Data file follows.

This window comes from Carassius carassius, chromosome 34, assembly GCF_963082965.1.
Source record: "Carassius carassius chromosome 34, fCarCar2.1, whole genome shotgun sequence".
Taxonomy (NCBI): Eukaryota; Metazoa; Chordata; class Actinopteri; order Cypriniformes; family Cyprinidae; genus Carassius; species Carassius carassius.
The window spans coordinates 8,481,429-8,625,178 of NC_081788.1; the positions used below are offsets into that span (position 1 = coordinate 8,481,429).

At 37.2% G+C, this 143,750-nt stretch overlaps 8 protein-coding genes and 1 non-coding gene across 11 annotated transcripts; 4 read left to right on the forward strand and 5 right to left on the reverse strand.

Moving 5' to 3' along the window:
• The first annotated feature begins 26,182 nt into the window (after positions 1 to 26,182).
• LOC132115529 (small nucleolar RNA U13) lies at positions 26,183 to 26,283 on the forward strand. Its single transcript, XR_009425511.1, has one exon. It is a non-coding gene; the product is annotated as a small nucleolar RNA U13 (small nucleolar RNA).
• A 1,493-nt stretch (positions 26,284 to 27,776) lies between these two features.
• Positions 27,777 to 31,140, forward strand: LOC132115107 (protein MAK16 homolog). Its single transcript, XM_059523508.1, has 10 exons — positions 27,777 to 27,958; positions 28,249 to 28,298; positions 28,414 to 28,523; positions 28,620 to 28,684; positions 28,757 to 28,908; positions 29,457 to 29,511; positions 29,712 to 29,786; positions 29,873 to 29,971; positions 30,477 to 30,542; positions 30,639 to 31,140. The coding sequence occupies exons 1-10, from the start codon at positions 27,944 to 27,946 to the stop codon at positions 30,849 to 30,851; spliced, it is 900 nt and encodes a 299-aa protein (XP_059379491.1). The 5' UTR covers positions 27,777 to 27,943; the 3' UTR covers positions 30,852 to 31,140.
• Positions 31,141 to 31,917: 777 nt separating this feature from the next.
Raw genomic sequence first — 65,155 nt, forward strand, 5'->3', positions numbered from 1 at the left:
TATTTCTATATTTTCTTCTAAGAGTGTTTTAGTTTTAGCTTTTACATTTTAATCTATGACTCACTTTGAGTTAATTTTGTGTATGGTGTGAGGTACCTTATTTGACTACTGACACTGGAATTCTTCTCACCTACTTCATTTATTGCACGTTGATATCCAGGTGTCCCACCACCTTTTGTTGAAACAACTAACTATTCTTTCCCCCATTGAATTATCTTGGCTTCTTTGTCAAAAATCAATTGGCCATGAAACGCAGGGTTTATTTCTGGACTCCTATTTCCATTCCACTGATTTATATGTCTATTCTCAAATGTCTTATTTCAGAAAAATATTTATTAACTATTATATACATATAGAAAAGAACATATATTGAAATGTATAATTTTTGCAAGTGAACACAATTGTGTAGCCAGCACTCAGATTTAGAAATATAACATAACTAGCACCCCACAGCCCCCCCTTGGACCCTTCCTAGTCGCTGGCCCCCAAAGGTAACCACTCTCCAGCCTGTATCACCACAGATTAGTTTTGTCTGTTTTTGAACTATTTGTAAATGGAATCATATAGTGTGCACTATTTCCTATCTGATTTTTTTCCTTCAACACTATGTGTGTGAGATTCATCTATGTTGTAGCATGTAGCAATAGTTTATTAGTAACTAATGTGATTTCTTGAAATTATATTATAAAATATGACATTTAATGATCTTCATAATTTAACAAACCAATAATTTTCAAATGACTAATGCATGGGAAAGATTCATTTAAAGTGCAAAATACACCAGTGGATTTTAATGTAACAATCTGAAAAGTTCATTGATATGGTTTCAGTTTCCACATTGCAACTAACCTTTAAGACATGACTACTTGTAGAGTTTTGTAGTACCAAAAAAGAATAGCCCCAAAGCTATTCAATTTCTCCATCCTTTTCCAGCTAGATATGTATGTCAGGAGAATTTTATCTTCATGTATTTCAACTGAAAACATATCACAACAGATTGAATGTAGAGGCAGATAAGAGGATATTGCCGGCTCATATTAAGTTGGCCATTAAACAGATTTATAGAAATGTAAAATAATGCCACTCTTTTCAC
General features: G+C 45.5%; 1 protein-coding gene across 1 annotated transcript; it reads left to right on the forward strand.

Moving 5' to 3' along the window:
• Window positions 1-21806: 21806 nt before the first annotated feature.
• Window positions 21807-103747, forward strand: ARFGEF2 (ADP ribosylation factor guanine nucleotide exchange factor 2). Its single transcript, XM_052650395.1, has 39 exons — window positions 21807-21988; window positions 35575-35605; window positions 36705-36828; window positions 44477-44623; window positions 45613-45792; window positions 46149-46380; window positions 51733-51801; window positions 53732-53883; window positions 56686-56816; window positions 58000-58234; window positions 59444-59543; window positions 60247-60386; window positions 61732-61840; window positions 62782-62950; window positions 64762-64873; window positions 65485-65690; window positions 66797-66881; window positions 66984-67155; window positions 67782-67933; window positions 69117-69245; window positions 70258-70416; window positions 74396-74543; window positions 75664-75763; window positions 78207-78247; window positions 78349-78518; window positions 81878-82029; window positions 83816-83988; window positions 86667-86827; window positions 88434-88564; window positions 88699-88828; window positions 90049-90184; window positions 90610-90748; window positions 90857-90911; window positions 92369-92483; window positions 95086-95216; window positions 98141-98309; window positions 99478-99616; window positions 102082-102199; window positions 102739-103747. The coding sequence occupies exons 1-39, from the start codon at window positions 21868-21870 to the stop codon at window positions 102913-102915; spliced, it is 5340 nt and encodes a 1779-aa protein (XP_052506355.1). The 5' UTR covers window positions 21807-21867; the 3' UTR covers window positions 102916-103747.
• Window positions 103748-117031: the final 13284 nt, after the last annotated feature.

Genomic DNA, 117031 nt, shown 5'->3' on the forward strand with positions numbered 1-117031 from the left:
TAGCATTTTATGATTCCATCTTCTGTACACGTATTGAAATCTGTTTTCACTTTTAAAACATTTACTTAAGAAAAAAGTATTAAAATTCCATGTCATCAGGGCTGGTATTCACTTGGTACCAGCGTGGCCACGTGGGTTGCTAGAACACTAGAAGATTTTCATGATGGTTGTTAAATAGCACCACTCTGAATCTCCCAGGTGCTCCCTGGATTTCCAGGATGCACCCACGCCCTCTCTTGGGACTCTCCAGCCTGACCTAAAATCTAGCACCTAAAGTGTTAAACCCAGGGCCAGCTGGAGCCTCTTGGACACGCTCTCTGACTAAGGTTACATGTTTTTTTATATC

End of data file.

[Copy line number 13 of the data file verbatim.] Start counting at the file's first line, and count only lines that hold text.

TATTTCTATATTTTCTTCTAAGAGTGTTTTAGTTTTAGCTTTTACATTTTAATCTATGACTCACTTTGAGTTAATTTTGTGTATGGTGTGAGGTACCTTATTTGACTACTGACACTGGAATTCTTCTCACCTACTTCATTTATTGCACGTTGATATCCAGGTGTCCCACCACCTTTTGTTGAAACAACTAACTATTCTTTCCCCCATTGAATTATCTTGGCTTCTTTGTCAAAAATCAATTGGCCATGAAACGCAGGGTTTATTTCTGGACTCCTATTTCCATTCCACTGATTTATATGTCTATTCTCAAATGTCTTATTTCAGAAAAATATTTATTAACTATTATATACATATAGAAAAGAACATATATTGAAATGTATAATTTTTGCAAGTGAACACAATTGTGTAGCCAGCACTCAGATTTAGAAATATAACATAACTAGCACCCCACAGCCCCCCCTTGGACCCTTCCTAGTCGCTGGCCCCCAAAGGTAACCACTCTCCAGCCTGTATCACCACAGATTAGTTTTGTCTGTTTTTGAACTATTTGTAAATGGAATCATATAGTGTGCACTATTTCCTATCTGATTTTTTTCCTTCAACACTATGTGTGTGAGATTCATCTATGTTGTAGCATGTAGCAATAGTTTATTAGTAACTAATGTGATTTCTTGAAATTATATTATAAAATATGACATTTAATGATCTTCATAATTTAACAAACCAATAATTTTCAAATGACTAATGCATGGGAAAGATTCATTTAAAGTGCAAAATACACCAGTGGATTTTAATGTAACAATCTGAAAAGTTCATTGATATGGTTTCAGTTTCCACATTGCAACTAACCTTTAAGACATGACTACTTGTAGAGTTTTGTAGTACCAAAAAAGAATAGCCCCAAAGCTATTCAATTTCTCCATCCTTTTCCAGCTAGATATGTATGTCAGGAGAATTTTATCTTCATGTATTTCAACTGAAAACATATCACAACAGATTGAATGTAGAGGCAGATAAGAGGATATTGCCGGCTCATATTAAGTTGGCCATTAAACAGATTTATAGAAATGTAAAATAATGCCACTCTTTTCAC